When it comes to deciding what themes and topics that should be developed from the interview provided above, one must admit that the following issues are of most interest:

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  1. What are the basic principles of caregiving practices in the African American community?
  2. What are the key functions of a person providing nursing services to patients with dementia?
  3. Does a caregiver has the right to be emotionally involved with their patient, and is such emotional involvement in chord with the basic principles of nursing ethics?
  4. If a caregiver has been providing their services for quite a long, how can a patient regain self-sufficiency, independence and belief in themselves?
  5. Is there any basic difference between the common caregiving principles and the ones that are acceptable and applicable to the African American community?
  6. If emotional involvement is the key feature of caregiving for African American patients with dementia, is the caregiving process more emotionally challenging in the given environment?
  7. Granted that the nursing process is much tenser in the African American community because of the emphasis on the emotional connection between a patient and a nursing specialist, how can the nursing process be organized (scheduled) for caregivers to have enough strength to provide the nursing services of the best quality?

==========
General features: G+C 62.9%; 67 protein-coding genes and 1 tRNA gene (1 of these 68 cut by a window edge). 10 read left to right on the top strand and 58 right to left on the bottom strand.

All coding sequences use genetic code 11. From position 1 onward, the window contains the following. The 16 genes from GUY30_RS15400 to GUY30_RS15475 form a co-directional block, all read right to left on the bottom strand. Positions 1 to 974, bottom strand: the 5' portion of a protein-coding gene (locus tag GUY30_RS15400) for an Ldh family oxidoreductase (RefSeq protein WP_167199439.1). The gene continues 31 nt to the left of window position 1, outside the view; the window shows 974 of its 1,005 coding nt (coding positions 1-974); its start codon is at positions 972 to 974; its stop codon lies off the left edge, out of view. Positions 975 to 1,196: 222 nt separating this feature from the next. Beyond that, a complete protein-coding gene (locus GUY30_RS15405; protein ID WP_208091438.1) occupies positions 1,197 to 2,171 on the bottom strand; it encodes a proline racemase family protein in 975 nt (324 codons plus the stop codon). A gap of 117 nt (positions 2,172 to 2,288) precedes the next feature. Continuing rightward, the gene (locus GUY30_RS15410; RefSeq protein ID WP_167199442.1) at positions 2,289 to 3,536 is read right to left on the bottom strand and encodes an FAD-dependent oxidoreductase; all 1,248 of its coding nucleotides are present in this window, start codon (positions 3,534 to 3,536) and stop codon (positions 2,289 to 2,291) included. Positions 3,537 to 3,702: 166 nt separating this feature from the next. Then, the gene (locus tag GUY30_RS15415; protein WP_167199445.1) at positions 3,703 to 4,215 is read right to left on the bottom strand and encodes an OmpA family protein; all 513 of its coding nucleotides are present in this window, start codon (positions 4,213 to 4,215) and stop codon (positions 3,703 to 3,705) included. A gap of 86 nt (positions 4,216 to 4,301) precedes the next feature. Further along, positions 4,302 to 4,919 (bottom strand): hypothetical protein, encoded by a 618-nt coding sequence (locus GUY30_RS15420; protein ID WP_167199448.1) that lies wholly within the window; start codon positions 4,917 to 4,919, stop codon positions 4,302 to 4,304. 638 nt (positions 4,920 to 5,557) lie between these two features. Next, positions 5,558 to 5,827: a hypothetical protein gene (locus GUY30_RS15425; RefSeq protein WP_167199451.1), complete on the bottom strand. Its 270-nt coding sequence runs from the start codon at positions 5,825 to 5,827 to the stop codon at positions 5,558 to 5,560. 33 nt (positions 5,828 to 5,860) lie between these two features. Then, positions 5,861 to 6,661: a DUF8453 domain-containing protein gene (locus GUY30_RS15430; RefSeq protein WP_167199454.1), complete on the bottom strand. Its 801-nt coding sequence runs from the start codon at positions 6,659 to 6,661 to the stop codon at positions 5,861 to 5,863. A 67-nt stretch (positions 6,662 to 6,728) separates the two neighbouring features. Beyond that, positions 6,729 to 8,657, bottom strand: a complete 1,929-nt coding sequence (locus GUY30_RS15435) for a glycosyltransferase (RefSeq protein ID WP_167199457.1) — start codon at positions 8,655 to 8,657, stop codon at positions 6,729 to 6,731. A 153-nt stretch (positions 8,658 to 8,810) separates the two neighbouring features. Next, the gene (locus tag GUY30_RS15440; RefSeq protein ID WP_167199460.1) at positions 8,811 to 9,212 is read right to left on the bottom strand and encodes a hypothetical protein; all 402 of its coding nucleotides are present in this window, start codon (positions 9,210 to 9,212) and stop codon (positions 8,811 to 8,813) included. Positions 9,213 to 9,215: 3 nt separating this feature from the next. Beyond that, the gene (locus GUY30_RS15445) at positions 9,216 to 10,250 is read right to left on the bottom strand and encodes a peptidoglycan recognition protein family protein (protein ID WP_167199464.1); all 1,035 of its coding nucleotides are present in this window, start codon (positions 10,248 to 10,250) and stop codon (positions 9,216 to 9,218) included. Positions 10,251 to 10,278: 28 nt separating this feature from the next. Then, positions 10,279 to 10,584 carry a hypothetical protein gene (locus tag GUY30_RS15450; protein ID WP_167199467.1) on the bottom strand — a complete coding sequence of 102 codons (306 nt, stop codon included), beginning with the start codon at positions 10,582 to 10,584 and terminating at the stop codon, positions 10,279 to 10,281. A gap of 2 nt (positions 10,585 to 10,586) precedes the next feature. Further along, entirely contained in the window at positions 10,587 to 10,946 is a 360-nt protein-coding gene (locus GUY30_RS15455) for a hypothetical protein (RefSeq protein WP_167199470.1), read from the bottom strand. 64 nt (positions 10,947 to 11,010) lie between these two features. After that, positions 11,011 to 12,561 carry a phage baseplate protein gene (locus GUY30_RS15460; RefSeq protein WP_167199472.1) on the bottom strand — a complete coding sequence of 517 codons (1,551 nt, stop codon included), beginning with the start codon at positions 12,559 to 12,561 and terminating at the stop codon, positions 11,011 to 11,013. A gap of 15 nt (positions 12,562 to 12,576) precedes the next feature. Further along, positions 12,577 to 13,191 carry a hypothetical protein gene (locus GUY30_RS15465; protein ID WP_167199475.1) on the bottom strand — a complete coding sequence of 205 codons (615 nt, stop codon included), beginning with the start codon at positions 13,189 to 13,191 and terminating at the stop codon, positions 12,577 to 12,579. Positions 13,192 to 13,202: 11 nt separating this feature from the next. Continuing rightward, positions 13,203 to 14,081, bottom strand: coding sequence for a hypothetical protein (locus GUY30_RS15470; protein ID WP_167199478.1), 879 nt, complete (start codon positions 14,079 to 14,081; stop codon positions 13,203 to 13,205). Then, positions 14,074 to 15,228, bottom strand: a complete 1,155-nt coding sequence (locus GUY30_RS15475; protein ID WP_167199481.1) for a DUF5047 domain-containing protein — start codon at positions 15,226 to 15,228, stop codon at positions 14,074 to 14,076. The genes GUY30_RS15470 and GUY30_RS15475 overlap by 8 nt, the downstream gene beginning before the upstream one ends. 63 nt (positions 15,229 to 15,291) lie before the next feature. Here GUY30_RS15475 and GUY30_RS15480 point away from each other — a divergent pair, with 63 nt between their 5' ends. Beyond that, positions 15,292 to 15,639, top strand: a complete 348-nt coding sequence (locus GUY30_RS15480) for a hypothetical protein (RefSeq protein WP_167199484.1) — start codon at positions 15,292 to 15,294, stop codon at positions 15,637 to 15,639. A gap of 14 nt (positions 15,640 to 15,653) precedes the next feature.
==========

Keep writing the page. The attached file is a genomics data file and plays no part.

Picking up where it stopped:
The plan of the interview analysis is going to be based on the information suggested by Hennink, Hutter and Bailey. According to the three authors of Qualitative research methods, it is most appropriate to apply the grounding theory to the analysis of an interview; in other words, the theory that the final stipulations and conclusions are going to be based on should be developed from the textual data obtained from the research participants. To be more exact, four stages are to be reached in order to develop a cohesive theory; in particular, 1) textual data is to be obtained, 2) codes are to be derived from textual data, 3) categories are to be linked (categorization), and 4) a cohesive theory must be developed (Hennink, Hutter & Bailey, 2011, p. 263).

Applying the aforementioned rules to the interview under consideration, one will be able to structure the existing data in the following way and make the following conclusions:

Codes Categories (I) Categories (II) Theory
Sensitivity Empathic stance Caregiving practice Despite the fact that it is traditionally believed that a doctor’s emotional involvement should not be encouraged, in caregiving for African Americans within the specified community, it is the emotional aspect of the caregiving procedure that allows the patients to regain their social skills and integrate back into the society successfully.
It should be noted, though, that, because of high rates of emotional involvement and a very strong connection with the patients, caregivers may feel physically and emotionally exhausted. Consequently, for caregivers in African American community, it is recommended that vacations should be taken frequently and that caregivers should take turns in the process of providing their services to the community members (patients).
Support Function
Personal growth
Belongingness Dependency paradox
Optimism Capitalization
Age Variables Caregiving results
Social status
Patients number Efficacy